Now I have surfaced from under a few weeks madness at work its time to do the final polish on our horror short and get it sent.  And maybe, if you guys are lucky, we might let you read it too…

Leave a comment

Filed under Candice, Writing

Mr Kelly

Fish TieAndrew looked at the faces of the crowd before him. Everyone was a mixture of misery and defeat. Hardly surprising as he had just announced that the Horticultural Investigation Agency, the vegetable research centre where they all worked, was to close.

Phil: Last week, Candice explained how much of our book is a mix, albeit an exaggerated one, of experiences we have had working in various places. The same applies to the characters who will bear some relation to real people. Not partially close relationship most of the time (I should say that for legal reasons this applies especially to the bad ones), but creating a person out of thin area is impossible. You are bound to use elements of real people.

Andrew Livingstone is a good example. In the story he is head of the Horticulture Investigation Agency and as it opens, he is charged with telling everyone the government is going to close them down.

The scene is inspired by being stood in the crowd watching someone explain how our quango was to be closed down. The man doing the talking wasn’t the man we saw. It was Mr Kelly. Sort of.

Back in the dim and distant past, in an era before the Interweb was invented, I worked for the Ministry of Agriculture, Fisheries and Food. I was the lowest of the low – you spoke to me about having your cows tested for TB or Brucellosis. Eventually, after a combination of hard work and being in the right place at the right time, I was the man you spoke to if your cow was a bit wobbly and you thought it might have BSE. I was truly a friend to the sons of the soil. (I didn’t just do cows, if you found a bat you called me as well but I just rang one of my contacts to get it taken away.)

Mr Kelly was the Divisional Veterinary Officer for our little office. He was a really lovely bloke. The sort of person you want to do your best for because he would appreciate it rather than because he would yell at you if you didn’t. Never obviously ambitious, he had ascended to the lofty heights of being in charge of our little office after a career in honest government service. With only a couple of years to go to retirement he had seen it all and spoken to most it too. If we had a difficult customer, he would deal with them and calm the situation. We didn’t need this skill very often but you never knew when it might be handy – an earlier occupant of the post had managed to leave a circus with a broken nose after getting off on the wrong foot. I suspect Mr Kelly would have sorted things out and probably been offered free tickets.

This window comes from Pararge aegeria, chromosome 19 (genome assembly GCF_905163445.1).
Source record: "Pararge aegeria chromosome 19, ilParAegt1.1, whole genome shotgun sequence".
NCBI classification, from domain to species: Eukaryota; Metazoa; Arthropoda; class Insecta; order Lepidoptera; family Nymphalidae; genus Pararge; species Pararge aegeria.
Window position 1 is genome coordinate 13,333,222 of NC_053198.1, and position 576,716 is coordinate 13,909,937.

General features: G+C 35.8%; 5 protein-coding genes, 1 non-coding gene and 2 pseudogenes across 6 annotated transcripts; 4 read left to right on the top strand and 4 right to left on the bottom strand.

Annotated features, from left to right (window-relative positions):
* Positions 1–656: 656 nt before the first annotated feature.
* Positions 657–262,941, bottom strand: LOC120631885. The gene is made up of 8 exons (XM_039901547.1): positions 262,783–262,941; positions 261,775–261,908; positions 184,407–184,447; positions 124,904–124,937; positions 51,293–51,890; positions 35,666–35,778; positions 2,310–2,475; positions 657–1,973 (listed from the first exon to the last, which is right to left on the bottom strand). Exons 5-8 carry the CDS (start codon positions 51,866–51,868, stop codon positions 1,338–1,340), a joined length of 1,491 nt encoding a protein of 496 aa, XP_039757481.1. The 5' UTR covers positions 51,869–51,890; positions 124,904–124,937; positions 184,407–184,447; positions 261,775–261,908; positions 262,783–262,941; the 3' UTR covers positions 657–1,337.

In my head, when I wrote Andrews parts, I pictured Mr Kelly. He would have been very upset to have to deliver the news and yet everyone would have felt for him even as he was telling them they were heading for the scrap-heap. It wasn’t his fault.

A character who is completely nice doesn’t make for interesting reading, so Andrew is also wily when required, just like his real life counterpart. He isn’t taking things lying down and has in a mind a way to fight back. As the plot progresses, his plan is revealed – although I won’t tell you if it is succesful, you’ll have to wait until we get published for that ! (Why not write to you MP demanding this ?). He also has to deal with a bit of transgression by the staff and instead of getting upset, takes the situation and uses it to his best advantage.

This last part caused a bit of discussion between us. Without giving too much away, something is found that shouldn’t be there. Candice assumed Andrew would have known about it and thus would be unhappy about its discovery. I knew that Mr Kelly would have been surprised and disappointed about it but since he wasn’t a control freak he would just put it down to young people doing what they do. However he would then have turned a potential disaster into a triumph. This would have been done very calmly and pragmatically.

So that is what happened.

What’s this got to do with the fish picture ? Well, as I say, it was a long time ago. Required to wear a tie in the office, I developed a taste for more unusual decoration. Mr Kelly saw this the first time I wore it and quietly asked that I brought it out again on his last day when we were due to have a retirement party. I wasn’t sure about this but did as requested. During his speech he ran through everyone in the office making some polite and complimentary comments about them. Getting to me he mentioned my lurid neckwear and something along the lines “…and judging from his latest tie, he appears to be joining the Fisheries division.”


Filed under fashion, Phil, Writing